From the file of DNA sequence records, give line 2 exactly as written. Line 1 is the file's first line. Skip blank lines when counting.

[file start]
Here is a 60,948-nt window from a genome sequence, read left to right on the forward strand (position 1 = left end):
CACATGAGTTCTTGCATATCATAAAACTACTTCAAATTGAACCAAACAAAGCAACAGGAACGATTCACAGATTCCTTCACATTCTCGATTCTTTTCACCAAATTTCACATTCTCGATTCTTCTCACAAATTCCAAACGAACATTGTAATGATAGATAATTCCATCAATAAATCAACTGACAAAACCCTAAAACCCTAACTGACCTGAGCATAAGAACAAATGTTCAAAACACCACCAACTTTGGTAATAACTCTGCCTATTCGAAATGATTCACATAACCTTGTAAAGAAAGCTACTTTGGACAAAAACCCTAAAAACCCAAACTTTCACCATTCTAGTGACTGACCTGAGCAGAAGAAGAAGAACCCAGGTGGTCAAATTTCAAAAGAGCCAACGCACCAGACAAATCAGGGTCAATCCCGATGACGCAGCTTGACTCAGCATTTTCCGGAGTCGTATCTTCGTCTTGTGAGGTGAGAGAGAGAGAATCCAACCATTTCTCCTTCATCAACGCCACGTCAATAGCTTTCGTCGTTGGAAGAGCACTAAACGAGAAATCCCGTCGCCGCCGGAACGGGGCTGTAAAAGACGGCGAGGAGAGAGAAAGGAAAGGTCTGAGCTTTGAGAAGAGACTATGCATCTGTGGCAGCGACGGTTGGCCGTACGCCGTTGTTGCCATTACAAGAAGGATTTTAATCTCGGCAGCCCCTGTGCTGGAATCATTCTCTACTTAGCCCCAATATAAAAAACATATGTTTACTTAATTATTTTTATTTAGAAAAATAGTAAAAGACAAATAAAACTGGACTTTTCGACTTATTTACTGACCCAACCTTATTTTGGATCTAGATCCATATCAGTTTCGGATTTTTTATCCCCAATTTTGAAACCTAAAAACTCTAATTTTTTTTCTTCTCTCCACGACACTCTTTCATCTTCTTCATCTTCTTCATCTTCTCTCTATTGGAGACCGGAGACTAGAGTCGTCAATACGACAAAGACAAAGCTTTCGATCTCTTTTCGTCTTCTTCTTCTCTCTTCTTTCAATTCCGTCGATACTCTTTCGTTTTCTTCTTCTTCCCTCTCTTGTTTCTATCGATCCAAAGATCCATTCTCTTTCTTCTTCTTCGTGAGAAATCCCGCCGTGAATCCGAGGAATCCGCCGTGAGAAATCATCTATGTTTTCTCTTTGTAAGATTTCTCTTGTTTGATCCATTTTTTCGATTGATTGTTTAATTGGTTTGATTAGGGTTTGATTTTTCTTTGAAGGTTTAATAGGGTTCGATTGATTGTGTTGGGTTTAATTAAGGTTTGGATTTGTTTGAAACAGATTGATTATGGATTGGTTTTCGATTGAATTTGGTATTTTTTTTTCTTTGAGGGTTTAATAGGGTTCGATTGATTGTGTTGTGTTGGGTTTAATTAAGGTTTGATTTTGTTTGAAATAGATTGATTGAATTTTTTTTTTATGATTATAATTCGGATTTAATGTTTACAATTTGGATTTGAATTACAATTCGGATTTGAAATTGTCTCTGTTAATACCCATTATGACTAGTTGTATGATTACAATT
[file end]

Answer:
CACATGAGTTCTTGCATATCATAAAACTACTTCAAATTGAACCAAACAAAGCAACAGGAACGATTCACAGATTCCTTCACATTCTCGATTCTTTTCACCAAATTTCACATTCTCGATTCTTCTCACAAATTCCAAACGAACATTGTAATGATAGATAATTCCATCAATAAATCAACTGACAAAACCCTAAAACCCTAACTGACCTGAGCATAAGAACAAATGTTCAAAACACCACCAACTTTGGTAATAACTCTGCCTATTCGAAATGATTCACATAACCTTGTAAAGAAAGCTACTTTGGACAAAAACCCTAAAAACCCAAACTTTCACCATTCTAGTGACTGACCTGAGCAGAAGAAGAAGAACCCAGGTGGTCAAATTTCAAAAGAGCCAACGCACCAGACAAATCAGGGTCAATCCCGATGACGCAGCTTGACTCAGCATTTTCCGGAGTCGTATCTTCGTCTTGTGAGGTGAGAGAGAGAGAATCCAACCATTTCTCCTTCATCAACGCCACGTCAATAGCTTTCGTCGTTGGAAGAGCACTAAACGAGAAATCCCGTCGCCGCCGGAACGGGGCTGTAAAAGACGGCGAGGAGAGAGAAAGGAAAGGTCTGAGCTTTGAGAAGAGACTATGCATCTGTGGCAGCGACGGTTGGCCGTACGCCGTTGTTGCCATTACAAGAAGGATTTTAATCTCGGCAGCCCCTGTGCTGGAATCATTCTCTACTTAGCCCCAATATAAAAAACATATGTTTACTTAATTATTTTTATTTAGAAAAATAGTAAAAGACAAATAAAACTGGACTTTTCGACTTATTTACTGACCCAACCTTATTTTGGATCTAGATCCATATCAGTTTCGGATTTTTTATCCCCAATTTTGAAACCTAAAAACTCTAATTTTTTTTCTTCTCTCCACGACACTCTTTCATCTTCTTCATCTTCTTCATCTTCTCTCTATTGGAGACCGGAGACTAGAGTCGTCAATACGACAAAGACAAAGCTTTCGATCTCTTTTCGTCTTCTTCTTCTCTCTTCTTTCAATTCCGTCGATACTCTTTCGTTTTCTTCTTCTTCCCTCTCTTGTTTCTATCGATCCAAAGATCCATTCTCTTTCTTCTTCTTCGTGAGAAATCCCGCCGTGAATCCGAGGAATCCGCCGTGAGAAATCATCTATGTTTTCTCTTTGTAAGATTTCTCTTGTTTGATCCATTTTTTCGATTGATTGTTTAATTGGTTTGATTAGGGTTTGATTTTTCTTTGAAGGTTTAATAGGGTTCGATTGATTGTGTTGGGTTTAATTAAGGTTTGGATTTGTTTGAAACAGATTGATTATGGATTGGTTTTCGATTGAATTTGGTATTTTTTTTTCTTTGAGGGTTTAATAGGGTTCGATTGATTGTGTTGTGTTGGGTTTAATTAAGGTTTGATTTTGTTTGAAATAGATTGATTGAATTTTTTTTTTATGATTATAATTCGGATTTAATGTTTACAATTTGGATTTGAATTACAATTCGGATTTGAAATTGTCTCTGTTAATACCCATTATGACTAGTTGTATGATTACAATT